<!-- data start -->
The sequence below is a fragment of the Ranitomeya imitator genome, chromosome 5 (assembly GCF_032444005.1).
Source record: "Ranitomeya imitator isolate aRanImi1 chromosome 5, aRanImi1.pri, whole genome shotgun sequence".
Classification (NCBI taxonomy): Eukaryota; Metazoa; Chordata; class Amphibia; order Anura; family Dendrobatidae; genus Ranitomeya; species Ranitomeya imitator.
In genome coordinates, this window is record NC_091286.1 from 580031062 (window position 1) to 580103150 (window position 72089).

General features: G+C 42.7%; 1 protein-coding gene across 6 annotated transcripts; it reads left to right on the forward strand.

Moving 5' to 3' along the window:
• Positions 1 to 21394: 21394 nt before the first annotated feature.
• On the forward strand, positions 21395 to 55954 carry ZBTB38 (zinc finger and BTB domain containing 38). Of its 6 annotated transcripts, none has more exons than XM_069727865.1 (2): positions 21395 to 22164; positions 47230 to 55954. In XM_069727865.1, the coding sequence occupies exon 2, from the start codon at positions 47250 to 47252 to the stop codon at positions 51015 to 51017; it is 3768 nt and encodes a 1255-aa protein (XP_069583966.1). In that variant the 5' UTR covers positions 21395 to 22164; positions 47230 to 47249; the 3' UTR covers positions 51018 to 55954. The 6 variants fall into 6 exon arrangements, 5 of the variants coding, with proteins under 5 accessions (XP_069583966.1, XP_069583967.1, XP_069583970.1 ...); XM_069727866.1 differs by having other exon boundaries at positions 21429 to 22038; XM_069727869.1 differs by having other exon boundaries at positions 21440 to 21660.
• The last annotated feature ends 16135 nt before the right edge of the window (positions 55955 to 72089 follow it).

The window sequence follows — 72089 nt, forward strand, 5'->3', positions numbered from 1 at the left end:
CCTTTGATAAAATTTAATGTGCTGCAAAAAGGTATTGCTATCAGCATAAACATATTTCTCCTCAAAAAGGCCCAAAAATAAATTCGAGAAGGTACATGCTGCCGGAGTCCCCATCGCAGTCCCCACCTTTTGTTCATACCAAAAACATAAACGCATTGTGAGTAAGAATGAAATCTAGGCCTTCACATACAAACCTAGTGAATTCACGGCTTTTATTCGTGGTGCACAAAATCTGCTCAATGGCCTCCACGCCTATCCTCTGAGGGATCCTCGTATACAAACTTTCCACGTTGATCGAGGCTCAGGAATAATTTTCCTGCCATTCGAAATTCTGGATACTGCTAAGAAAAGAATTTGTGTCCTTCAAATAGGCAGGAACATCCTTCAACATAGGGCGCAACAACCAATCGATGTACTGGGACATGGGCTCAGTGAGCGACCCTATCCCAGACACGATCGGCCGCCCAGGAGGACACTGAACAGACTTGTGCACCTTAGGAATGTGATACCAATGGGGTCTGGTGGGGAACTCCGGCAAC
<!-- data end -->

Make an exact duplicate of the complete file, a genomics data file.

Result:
The sequence below is a fragment of the Ranitomeya imitator genome, chromosome 5 (assembly GCF_032444005.1).
Source record: "Ranitomeya imitator isolate aRanImi1 chromosome 5, aRanImi1.pri, whole genome shotgun sequence".
Classification (NCBI taxonomy): Eukaryota; Metazoa; Chordata; class Amphibia; order Anura; family Dendrobatidae; genus Ranitomeya; species Ranitomeya imitator.
In genome coordinates, this window is record NC_091286.1 from 580031062 (window position 1) to 580103150 (window position 72089).

General features: G+C 42.7%; 1 protein-coding gene across 6 annotated transcripts; it reads left to right on the forward strand.

Moving 5' to 3' along the window:
• Positions 1 to 21394: 21394 nt before the first annotated feature.
• On the forward strand, positions 21395 to 55954 carry ZBTB38 (zinc finger and BTB domain containing 38). Of its 6 annotated transcripts, none has more exons than XM_069727865.1 (2): positions 21395 to 22164; positions 47230 to 55954. In XM_069727865.1, the coding sequence occupies exon 2, from the start codon at positions 47250 to 47252 to the stop codon at positions 51015 to 51017; it is 3768 nt and encodes a 1255-aa protein (XP_069583966.1). In that variant the 5' UTR covers positions 21395 to 22164; positions 47230 to 47249; the 3' UTR covers positions 51018 to 55954. The 6 variants fall into 6 exon arrangements, 5 of the variants coding, with proteins under 5 accessions (XP_069583966.1, XP_069583967.1, XP_069583970.1 ...); XM_069727866.1 differs by having other exon boundaries at positions 21429 to 22038; XM_069727869.1 differs by having other exon boundaries at positions 21440 to 21660.
• The last annotated feature ends 16135 nt before the right edge of the window (positions 55955 to 72089 follow it).

The window sequence follows — 72089 nt, forward strand, 5'->3', positions numbered from 1 at the left end:
CCTTTGATAAAATTTAATGTGCTGCAAAAAGGTATTGCTATCAGCATAAACATATTTCTCCTCAAAAAGGCCCAAAAATAAATTCGAGAAGGTACATGCTGCCGGAGTCCCCATCGCAGTCCCCACCTTTTGTTCATACCAAAAACATAAACGCATTGTGAGTAAGAATGAAATCTAGGCCTTCACATACAAACCTAGTGAATTCACGGCTTTTATTCGTGGTGCACAAAATCTGCTCAATGGCCTCCACGCCTATCCTCTGAGGGATCCTCGTATACAAACTTTCCACGTTGATCGAGGCTCAGGAATAATTTTCCTGCCATTCGAAATTCTGGATACTGCTAAGAAAAGAATTTGTGTCCTTCAAATAGGCAGGAACATCCTTCAACATAGGGCGCAACAACCAATCGATGTACTGGGACATGGGCTCAGTGAGCGACCCTATCCCAGACACGATCGGCCGCCCAGGAGGACACTGAACAGACTTGTGCACCTTAGGAATGTGATACCAATGGGGTCTGGTGGGGAACTCCGGCAAC